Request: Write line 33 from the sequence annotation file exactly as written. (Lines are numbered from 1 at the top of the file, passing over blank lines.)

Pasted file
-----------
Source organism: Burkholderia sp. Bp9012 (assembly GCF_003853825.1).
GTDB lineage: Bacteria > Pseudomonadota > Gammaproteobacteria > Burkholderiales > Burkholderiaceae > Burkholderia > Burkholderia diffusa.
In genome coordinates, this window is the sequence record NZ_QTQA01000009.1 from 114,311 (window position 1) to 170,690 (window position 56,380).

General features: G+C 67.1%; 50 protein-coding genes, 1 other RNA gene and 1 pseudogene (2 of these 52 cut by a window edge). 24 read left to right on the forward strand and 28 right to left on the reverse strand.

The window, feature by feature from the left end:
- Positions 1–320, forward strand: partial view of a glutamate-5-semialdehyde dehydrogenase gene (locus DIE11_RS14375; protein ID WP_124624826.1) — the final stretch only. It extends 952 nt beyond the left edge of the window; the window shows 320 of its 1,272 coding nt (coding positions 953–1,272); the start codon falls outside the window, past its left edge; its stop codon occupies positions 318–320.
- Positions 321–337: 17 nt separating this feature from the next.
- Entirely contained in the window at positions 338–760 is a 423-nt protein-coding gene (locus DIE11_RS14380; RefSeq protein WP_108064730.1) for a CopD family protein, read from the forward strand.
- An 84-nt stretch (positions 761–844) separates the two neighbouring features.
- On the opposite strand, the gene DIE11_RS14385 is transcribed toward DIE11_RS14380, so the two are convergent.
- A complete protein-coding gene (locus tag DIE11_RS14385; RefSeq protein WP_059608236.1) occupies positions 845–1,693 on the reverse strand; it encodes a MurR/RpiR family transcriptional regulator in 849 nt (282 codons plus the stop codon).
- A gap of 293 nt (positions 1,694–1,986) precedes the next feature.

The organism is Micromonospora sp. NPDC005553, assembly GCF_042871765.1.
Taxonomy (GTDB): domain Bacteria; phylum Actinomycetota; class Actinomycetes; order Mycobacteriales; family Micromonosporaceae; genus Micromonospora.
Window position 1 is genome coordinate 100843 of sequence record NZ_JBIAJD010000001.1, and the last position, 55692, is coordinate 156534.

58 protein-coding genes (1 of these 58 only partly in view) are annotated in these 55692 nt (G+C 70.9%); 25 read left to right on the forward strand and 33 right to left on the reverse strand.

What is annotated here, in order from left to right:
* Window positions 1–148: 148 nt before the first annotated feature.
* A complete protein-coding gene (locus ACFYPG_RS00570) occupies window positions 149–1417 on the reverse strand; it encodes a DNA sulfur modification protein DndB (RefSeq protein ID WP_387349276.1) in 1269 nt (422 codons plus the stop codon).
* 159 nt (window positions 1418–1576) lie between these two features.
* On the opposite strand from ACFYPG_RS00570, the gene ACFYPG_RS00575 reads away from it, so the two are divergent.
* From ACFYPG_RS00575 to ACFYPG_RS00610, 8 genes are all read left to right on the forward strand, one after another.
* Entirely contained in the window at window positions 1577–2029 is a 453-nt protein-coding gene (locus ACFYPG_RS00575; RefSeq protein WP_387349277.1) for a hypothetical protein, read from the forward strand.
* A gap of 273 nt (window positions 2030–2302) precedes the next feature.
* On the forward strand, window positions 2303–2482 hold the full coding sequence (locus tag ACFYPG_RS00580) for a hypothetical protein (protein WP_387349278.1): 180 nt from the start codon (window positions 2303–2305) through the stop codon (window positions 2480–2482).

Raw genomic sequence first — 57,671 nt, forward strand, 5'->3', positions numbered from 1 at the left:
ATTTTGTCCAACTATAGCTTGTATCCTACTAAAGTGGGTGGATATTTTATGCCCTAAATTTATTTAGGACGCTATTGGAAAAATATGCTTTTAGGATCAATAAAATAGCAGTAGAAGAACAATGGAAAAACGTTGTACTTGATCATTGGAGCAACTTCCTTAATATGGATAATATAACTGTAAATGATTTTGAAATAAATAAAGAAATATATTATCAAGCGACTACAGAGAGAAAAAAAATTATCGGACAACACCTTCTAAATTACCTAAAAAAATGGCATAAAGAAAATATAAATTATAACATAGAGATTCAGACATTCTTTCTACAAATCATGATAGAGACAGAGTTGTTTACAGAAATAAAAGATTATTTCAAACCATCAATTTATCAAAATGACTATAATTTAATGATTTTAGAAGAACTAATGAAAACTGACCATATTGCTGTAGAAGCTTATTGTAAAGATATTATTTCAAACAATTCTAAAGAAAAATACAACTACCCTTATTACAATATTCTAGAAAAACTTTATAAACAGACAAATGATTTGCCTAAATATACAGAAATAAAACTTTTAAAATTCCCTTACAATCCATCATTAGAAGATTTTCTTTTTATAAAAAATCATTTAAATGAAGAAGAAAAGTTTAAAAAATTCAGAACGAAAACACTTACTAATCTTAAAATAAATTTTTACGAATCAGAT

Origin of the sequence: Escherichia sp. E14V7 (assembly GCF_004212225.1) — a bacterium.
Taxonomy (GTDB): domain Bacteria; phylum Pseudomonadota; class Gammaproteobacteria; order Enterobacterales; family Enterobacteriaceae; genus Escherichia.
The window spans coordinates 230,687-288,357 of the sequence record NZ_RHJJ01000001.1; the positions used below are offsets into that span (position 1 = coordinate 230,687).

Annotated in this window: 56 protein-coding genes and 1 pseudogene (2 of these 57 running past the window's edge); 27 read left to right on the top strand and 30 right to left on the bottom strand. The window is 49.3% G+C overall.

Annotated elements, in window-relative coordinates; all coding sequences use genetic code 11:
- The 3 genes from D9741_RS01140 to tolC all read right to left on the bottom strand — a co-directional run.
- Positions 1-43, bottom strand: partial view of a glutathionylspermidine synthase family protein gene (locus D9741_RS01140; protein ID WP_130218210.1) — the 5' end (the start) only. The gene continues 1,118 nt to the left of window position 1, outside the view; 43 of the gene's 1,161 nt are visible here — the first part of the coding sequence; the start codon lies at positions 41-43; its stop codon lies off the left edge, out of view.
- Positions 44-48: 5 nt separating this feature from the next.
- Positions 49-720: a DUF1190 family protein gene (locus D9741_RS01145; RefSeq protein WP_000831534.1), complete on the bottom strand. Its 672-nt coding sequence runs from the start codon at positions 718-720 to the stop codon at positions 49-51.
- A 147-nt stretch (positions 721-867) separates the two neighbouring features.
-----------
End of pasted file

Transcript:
- The 3 genes from D9741_RS01140 to tolC all read right to left on the bottom strand — a co-directional run.